Rain will begin making its way into New England, from southwest to northeast, late this morning through mid-evening. By late evening the rain should have overspread the region; expect the worst of the storm to be between 1-7 AM Thursday morning, in time for the start of the Thursday rush hour. Rain will taper to scattered showers through midday Thursday, with the event being all done by late evening Thursday.

Rain

Expect a widespread 1-2″ of rain, with 2-3″ in localized spots. The rain will be heavy at times, which may lead to localized ponding of water; high PWATs (highly moist atmosphere) – and these are very high PWATs for late October!! – will allow for this heavy rain, and high vertical velocities at times support this. The heaviest rain will occur between 1-7 AM Thursday, when the combination of high PWATs and high vertical velocities, among other favorable aspects, will exist. Rain will taper to scattered showers around midday Thursday.

Wind

With screaming winds aloft, some of these will mix down to the surface; expect winds becoming southeast with gusts mostly up to 40 mph in the lower elevations inland with localized gusts to 60 mph; and gusts mainly to 50-55 mph with isolated gusts to 60 mph at the coast and in the mountains. This may be enough to knock down some small tree limbs, blow around very loose lawn furniture, maybe even take down a weak power line (this would be most likely caused by a tree limb/branch though); and will likely cause a big mess in your yard, bringing down the foliage (raking season!) as well as lots of sticks. There may be higher gusts within embedded thunderstorms (see “Severe” section).

Severe

With high shear and high helicity in place, especially at the low levels, there will be a severe weather threat for Thursday morning. Limiting factors here will be mostly unimpressive instability; however it may be good enough to fire off a few embedded thunderstorms. With that high shear/low CAPE setup potential along with good helicity, we may see some isolated wind gusts 60-70 mph in a scattered thunderstorm or two. A weak/brief tornado is not out of the question. This threat will continue to evolve as we get closer; stay tuned for my update later today. In recap, expect the potential for an isolated severe thunderstorm.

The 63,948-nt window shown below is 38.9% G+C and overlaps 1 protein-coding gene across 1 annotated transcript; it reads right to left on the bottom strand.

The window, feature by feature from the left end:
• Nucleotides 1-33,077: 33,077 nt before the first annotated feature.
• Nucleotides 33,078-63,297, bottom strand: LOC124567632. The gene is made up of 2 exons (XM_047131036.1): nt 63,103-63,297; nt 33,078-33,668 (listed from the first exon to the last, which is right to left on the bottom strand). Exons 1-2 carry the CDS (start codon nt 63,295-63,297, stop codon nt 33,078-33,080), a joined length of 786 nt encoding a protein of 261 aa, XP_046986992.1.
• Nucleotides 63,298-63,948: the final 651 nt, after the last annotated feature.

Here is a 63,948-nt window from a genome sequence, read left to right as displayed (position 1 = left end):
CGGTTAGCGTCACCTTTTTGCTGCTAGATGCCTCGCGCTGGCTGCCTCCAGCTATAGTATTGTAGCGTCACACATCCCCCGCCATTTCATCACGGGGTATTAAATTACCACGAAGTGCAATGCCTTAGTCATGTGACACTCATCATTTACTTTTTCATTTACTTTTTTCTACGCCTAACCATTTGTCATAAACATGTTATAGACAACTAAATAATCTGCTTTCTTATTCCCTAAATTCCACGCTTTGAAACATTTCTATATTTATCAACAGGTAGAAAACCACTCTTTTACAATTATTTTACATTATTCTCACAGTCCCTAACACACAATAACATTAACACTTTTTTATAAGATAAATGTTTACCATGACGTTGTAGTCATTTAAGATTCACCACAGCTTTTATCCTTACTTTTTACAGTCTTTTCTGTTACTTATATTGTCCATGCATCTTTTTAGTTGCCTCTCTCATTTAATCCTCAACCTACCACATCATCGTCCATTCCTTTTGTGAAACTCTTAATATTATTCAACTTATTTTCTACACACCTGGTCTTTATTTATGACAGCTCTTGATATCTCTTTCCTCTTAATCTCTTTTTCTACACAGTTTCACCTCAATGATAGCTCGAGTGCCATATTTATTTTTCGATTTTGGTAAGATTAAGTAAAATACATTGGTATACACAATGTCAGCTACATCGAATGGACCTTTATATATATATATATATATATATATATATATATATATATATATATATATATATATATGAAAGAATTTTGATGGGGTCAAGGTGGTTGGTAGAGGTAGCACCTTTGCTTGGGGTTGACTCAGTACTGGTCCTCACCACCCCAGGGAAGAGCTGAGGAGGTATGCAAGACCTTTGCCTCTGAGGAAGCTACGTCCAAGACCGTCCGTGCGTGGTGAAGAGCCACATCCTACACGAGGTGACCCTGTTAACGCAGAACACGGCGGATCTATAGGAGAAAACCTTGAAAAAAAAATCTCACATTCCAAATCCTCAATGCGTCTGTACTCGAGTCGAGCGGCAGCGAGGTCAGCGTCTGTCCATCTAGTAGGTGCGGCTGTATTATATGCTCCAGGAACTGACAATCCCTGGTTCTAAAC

Coastal Flooding

Minor to moderate coastal flooding is likely at the high tides today and tonight, due to the recent full moon, strong SE winds and this low pressure. Coastal flood advisories are in effect for the SNE coast as well as the NH coast for today’s midday high tide and a coastal flood advisory is out for the SNE coast for tonight, while NH and Maine’s coastlines are under a coastal flood watch for that timeframe.

Another update coming some time this afternoon or evening – half day of school in Dracut today.

Enjoy your Wednesday morning!

-Nathan

A Windy Rainstorm

Good evening!

This special blog post will detail the hazards involved with the windy rainstorm headed our way.

Timing